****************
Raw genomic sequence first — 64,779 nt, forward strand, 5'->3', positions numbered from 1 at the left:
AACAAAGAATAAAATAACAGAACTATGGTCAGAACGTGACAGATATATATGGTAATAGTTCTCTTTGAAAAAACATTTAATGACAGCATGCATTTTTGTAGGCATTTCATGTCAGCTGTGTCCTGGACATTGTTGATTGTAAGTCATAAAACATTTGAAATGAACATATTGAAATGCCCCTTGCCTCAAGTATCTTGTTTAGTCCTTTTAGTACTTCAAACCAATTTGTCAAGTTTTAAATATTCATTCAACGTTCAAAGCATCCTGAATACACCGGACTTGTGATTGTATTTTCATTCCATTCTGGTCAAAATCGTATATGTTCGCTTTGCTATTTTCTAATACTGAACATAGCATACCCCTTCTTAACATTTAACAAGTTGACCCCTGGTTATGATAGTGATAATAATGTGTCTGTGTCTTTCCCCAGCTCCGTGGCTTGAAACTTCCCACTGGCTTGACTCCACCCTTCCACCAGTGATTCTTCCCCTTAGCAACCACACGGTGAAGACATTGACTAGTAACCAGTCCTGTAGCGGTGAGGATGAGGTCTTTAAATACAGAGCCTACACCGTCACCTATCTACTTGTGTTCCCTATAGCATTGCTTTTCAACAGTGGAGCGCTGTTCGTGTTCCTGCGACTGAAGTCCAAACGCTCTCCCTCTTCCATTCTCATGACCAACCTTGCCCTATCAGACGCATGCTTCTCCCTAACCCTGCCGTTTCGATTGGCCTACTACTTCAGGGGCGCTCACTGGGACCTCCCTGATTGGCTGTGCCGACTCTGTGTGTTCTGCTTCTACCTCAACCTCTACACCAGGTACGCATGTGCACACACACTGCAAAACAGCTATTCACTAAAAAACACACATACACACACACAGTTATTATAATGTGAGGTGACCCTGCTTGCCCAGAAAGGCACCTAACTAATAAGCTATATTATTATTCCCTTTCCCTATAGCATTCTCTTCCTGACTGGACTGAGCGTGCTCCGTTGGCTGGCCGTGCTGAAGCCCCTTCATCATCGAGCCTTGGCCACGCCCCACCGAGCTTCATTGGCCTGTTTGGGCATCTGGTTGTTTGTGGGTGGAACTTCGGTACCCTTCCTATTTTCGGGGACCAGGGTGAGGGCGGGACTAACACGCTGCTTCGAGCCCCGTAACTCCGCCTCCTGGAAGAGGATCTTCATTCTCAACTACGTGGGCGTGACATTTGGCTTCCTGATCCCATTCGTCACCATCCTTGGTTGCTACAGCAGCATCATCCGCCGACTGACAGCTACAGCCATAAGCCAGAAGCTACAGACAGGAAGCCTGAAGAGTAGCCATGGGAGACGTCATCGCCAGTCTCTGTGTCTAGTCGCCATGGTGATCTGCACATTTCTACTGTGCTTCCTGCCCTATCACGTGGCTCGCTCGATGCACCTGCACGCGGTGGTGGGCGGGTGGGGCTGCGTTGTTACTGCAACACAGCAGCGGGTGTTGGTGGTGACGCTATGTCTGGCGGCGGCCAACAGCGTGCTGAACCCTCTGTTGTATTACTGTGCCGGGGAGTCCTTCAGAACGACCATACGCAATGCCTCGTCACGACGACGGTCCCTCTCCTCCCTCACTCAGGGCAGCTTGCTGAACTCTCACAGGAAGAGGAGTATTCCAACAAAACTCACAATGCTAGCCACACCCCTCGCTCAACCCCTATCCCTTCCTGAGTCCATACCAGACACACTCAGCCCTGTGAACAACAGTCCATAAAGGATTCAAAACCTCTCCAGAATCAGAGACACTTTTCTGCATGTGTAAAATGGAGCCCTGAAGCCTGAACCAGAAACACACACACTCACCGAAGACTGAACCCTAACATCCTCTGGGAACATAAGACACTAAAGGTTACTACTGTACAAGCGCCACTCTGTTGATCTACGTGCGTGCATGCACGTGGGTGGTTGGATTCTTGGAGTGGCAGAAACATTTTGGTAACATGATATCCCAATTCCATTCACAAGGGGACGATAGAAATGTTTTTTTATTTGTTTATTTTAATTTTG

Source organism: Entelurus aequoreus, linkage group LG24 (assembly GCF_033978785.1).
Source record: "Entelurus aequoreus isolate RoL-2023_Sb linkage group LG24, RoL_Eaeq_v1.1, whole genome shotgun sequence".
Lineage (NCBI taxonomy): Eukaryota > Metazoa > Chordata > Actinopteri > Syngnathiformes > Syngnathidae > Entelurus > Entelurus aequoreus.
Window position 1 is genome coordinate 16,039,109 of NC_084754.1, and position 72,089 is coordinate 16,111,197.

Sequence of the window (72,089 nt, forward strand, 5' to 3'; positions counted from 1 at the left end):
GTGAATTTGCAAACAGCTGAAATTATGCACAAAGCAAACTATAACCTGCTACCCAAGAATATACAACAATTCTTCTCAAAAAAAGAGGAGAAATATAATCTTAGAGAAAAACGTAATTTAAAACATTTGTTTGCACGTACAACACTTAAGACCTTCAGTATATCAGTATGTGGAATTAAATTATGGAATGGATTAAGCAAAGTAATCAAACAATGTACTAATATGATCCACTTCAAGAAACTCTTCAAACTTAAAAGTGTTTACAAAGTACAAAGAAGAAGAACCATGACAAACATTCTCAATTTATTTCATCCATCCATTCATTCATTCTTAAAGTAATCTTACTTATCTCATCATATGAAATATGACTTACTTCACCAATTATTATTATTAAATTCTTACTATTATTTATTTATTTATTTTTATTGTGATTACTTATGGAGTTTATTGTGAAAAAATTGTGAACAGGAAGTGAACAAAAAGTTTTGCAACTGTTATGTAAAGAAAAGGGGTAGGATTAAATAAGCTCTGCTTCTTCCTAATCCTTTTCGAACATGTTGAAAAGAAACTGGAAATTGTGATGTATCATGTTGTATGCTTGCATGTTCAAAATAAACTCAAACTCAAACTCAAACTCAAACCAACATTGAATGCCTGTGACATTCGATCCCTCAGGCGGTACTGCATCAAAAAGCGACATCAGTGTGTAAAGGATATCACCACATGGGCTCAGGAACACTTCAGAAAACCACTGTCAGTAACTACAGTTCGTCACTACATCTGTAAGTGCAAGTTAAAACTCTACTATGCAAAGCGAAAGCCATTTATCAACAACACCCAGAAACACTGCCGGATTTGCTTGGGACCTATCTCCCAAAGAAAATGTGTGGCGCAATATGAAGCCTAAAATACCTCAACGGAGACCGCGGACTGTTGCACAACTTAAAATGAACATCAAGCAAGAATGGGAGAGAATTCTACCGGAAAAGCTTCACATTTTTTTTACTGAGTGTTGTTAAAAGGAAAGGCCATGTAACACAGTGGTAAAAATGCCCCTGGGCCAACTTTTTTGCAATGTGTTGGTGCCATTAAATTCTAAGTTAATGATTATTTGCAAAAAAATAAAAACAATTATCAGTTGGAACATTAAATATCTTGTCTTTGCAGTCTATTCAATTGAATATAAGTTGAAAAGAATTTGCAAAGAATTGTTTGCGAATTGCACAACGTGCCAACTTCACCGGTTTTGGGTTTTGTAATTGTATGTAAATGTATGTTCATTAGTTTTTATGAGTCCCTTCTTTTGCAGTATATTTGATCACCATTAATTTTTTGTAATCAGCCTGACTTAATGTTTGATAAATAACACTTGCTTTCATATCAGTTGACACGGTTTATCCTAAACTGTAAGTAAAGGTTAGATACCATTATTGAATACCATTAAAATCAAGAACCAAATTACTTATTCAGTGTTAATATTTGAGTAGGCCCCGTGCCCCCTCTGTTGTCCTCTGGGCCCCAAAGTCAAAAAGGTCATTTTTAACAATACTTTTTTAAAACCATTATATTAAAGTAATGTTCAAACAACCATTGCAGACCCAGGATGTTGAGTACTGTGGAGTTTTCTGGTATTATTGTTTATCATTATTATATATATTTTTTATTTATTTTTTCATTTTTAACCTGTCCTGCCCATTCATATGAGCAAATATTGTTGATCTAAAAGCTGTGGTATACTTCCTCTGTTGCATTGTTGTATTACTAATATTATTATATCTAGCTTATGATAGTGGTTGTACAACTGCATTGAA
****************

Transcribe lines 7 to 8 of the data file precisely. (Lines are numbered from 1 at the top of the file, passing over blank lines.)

Sequence of the window (72,089 nt, forward strand, 5' to 3'; positions counted from 1 at the left end):
GTGAATTTGCAAACAGCTGAAATTATGCACAAAGCAAACTATAACCTGCTACCCAAGAATATACAACAATTCTTCTCAAAAAAAGAGGAGAAATATAATCTTAGAGAAAAACGTAATTTAAAACATTTGTTTGCACGTACAACACTTAAGACCTTCAGTATATCAGTATGTGGAATTAAATTATGGAATGGATTAAGCAAAGTAATCAAACAATGTACTAATATGATCCACTTCAAGAAACTCTTCAAACTTAAAAGTGTTTACAAAGTACAAAGAAGAAGAACCATGACAAACATTCTCAATTTATTTCATCCATCCATTCATTCATTCTTAAAGTAATCTTACTTATCTCATCATATGAAATATGACTTACTTCACCAATTATTATTATTAAATTCTTACTATTATTTATTTATTTATTTTTATTGTGATTACTTATGGAGTTTATTGTGAAAAAATTGTGAACAGGAAGTGAACAAAAAGTTTTGCAACTGTTATGTAAAGAAAAGGGGTAGGATTAAATAAGCTCTGCTTCTTCCTAATCCTTTTCGAACATGTTGAAAAGAAACTGGAAATTGTGATGTATCATGTTGTATGCTTGCATGTTCAAAATAAACTCAAACTCAAACTCAAACTCAAACCAACATTGAATGCCTGTGACATTCGATCCCTCAGGCGGTACTGCATCAAAAAGCGACATCAGTGTGTAAAGGATATCACCACATGGGCTCAGGAACACTTCAGAAAACCACTGTCAGTAACTACAGTTCGTCACTACATCTGTAAGTGCAAGTTAAAACTCTACTATGCAAAGCGAAAGCCATTTATCAACAACACCCAGAAACACTGCCGGATTTGCTTGGGACCTATCTCCCAAAGAAAATGTGTGGCGCAATATGAAGCCTAAAATACCTCAACGGAGACCGCGGACTGTTGCACAACTTAAAATGAACATCAAGCAAGAATGGGAGAGAATTCTACCGGAAAAGCTTCACATTTTTTTTACTGAGTGTTGTTAAAAGGAAAGGCCATGTAACACAGTGGTAAAAATGCCCCTGGGCCAACTTTTTTGCAATGTGTTGGTGCCATTAAATTCTAAGTTAATGATTATTTGCAAAAAAATAAAAACAATTATCAGTTGGAACATTAAATATCTTGTCTTTGCAGTCTATTCAATTGAATATAAGTTGAAAAGAATTTGCAAAGAATTGTTTGCGAATTGCACAACGTGCCAACTTCACCGGTTTTGGGTTTTGTAATTGTATGTAAATGTATGTTCATTAGTTTTTATGAGTCCCTTCTTTTGCAGTATATTTGATCACCATTAATTTTTTGTAATCAGCCTGACTTAATGTTTGATAAATAACACTTGCTTTCATATCAGTTGACACGGTTTATCCTAAACTGTAAGTAAAGGTTAGATACCATTATTGAATACCATTAAAATCAAGAACCAAATTACTTATTCAGTGTTAATATTTGAGTAGGCCCCGTGCCCCCTCTGTTGTCCTCTGGGCCCCAAAGTCAAAAAGGTCATTTTTAACAATACTTTTTTAAAACCATTATATTAAAGTAATGTTCAAACAACCATTGCAGACCCAGGATGTTGAGTACTGTGGAGTTTTCTGGTATTATTGTTTATCATTATTATATATATTTTTTATTTATTTTTTCATTTTTAACCTGTCCTGCCCATTCATATGAGCAAATATTGTTGATCTAAAAGCTGTGGTATACTTCCTCTGTTGCATTGTTGTATTACTAATATTATTATATCTAGCTTATGATAGTGGTTGTACAACTGCATTGAA